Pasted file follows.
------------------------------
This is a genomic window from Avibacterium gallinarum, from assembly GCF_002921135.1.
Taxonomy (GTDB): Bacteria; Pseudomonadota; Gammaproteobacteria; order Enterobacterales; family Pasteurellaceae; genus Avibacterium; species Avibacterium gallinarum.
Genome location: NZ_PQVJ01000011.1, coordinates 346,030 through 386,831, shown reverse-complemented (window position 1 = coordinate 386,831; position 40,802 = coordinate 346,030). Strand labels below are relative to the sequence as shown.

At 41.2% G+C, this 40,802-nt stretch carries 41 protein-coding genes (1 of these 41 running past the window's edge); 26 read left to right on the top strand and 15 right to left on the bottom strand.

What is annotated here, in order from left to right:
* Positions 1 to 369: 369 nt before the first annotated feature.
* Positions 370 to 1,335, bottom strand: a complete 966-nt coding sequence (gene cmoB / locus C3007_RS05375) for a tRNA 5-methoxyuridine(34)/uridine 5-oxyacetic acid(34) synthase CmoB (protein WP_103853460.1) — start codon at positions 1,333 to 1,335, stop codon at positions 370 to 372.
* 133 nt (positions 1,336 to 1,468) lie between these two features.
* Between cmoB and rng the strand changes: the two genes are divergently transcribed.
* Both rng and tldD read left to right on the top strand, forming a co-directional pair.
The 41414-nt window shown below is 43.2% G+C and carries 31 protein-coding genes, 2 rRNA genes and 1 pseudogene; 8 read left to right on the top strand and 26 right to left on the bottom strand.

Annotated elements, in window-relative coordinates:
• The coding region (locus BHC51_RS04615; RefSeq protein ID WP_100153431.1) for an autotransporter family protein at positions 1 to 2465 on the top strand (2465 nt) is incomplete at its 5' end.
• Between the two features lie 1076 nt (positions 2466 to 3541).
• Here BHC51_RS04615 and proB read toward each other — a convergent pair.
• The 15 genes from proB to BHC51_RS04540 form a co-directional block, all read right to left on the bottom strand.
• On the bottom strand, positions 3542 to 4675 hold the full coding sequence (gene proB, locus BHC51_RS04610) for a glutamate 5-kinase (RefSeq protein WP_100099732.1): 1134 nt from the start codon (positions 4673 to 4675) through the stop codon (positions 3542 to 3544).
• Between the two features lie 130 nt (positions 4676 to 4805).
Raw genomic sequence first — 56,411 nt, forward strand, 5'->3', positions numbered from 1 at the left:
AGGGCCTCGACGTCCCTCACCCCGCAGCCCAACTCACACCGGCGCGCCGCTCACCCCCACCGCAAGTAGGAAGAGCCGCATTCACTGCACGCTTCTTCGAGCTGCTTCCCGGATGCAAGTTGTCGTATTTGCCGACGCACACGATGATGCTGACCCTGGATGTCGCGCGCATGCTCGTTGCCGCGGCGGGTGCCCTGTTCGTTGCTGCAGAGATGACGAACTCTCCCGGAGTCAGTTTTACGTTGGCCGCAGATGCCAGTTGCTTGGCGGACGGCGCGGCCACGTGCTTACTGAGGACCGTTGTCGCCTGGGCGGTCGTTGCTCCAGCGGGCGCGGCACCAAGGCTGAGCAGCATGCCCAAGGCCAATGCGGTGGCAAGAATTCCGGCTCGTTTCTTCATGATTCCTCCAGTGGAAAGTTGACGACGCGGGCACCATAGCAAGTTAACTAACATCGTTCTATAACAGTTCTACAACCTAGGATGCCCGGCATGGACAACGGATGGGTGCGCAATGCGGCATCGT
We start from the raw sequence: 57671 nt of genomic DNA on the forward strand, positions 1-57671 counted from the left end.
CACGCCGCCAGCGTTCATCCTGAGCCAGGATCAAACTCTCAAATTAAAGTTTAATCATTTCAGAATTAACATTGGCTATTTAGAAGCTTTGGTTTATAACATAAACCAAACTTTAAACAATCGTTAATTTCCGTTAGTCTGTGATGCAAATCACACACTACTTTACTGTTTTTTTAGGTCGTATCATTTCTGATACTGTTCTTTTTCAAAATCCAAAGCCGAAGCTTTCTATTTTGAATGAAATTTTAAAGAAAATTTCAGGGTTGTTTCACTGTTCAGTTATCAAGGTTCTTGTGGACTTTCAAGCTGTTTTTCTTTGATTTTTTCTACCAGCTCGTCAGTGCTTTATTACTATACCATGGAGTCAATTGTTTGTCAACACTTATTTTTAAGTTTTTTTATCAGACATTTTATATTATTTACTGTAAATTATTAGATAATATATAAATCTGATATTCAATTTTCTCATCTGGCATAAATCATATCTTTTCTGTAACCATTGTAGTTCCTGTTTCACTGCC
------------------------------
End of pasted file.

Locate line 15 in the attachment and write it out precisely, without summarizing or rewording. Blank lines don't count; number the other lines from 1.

• Here BHC51_RS04615 and proB read toward each other — a convergent pair.